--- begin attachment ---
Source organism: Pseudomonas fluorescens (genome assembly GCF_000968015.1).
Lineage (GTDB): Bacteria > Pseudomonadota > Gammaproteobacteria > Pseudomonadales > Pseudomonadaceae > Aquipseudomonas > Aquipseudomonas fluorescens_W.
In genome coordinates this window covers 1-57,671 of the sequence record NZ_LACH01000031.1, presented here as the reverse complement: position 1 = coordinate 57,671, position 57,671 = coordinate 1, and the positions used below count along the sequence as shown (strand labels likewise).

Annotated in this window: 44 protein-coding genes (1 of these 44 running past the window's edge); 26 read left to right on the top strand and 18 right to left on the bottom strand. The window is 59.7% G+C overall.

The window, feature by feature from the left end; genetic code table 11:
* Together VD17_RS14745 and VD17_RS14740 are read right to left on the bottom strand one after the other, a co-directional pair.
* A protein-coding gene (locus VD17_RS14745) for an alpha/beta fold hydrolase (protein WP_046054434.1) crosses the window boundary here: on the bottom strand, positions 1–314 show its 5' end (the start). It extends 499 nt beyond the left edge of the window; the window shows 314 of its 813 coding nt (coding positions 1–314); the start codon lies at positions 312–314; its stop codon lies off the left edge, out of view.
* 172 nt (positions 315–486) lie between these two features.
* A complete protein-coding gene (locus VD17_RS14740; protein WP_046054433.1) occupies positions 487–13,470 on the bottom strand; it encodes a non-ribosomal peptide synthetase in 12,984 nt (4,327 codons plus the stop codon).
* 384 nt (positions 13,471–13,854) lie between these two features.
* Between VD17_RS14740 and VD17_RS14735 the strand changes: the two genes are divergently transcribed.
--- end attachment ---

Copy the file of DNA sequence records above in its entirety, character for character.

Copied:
Source organism: Pseudomonas fluorescens (genome assembly GCF_000968015.1).
Lineage (GTDB): Bacteria > Pseudomonadota > Gammaproteobacteria > Pseudomonadales > Pseudomonadaceae > Aquipseudomonas > Aquipseudomonas fluorescens_W.
In genome coordinates this window covers 1-57,671 of the sequence record NZ_LACH01000031.1, presented here as the reverse complement: position 1 = coordinate 57,671, position 57,671 = coordinate 1, and the positions used below count along the sequence as shown (strand labels likewise).

Annotated in this window: 44 protein-coding genes (1 of these 44 running past the window's edge); 26 read left to right on the top strand and 18 right to left on the bottom strand. The window is 59.7% G+C overall.

The window, feature by feature from the left end; genetic code table 11:
* Together VD17_RS14745 and VD17_RS14740 are read right to left on the bottom strand one after the other, a co-directional pair.
* A protein-coding gene (locus VD17_RS14745) for an alpha/beta fold hydrolase (protein WP_046054434.1) crosses the window boundary here: on the bottom strand, positions 1–314 show its 5' end (the start). It extends 499 nt beyond the left edge of the window; the window shows 314 of its 813 coding nt (coding positions 1–314); the start codon lies at positions 312–314; its stop codon lies off the left edge, out of view.
* 172 nt (positions 315–486) lie between these two features.
* A complete protein-coding gene (locus VD17_RS14740; protein WP_046054433.1) occupies positions 487–13,470 on the bottom strand; it encodes a non-ribosomal peptide synthetase in 12,984 nt (4,327 codons plus the stop codon).
* 384 nt (positions 13,471–13,854) lie between these two features.
* Between VD17_RS14740 and VD17_RS14735 the strand changes: the two genes are divergently transcribed.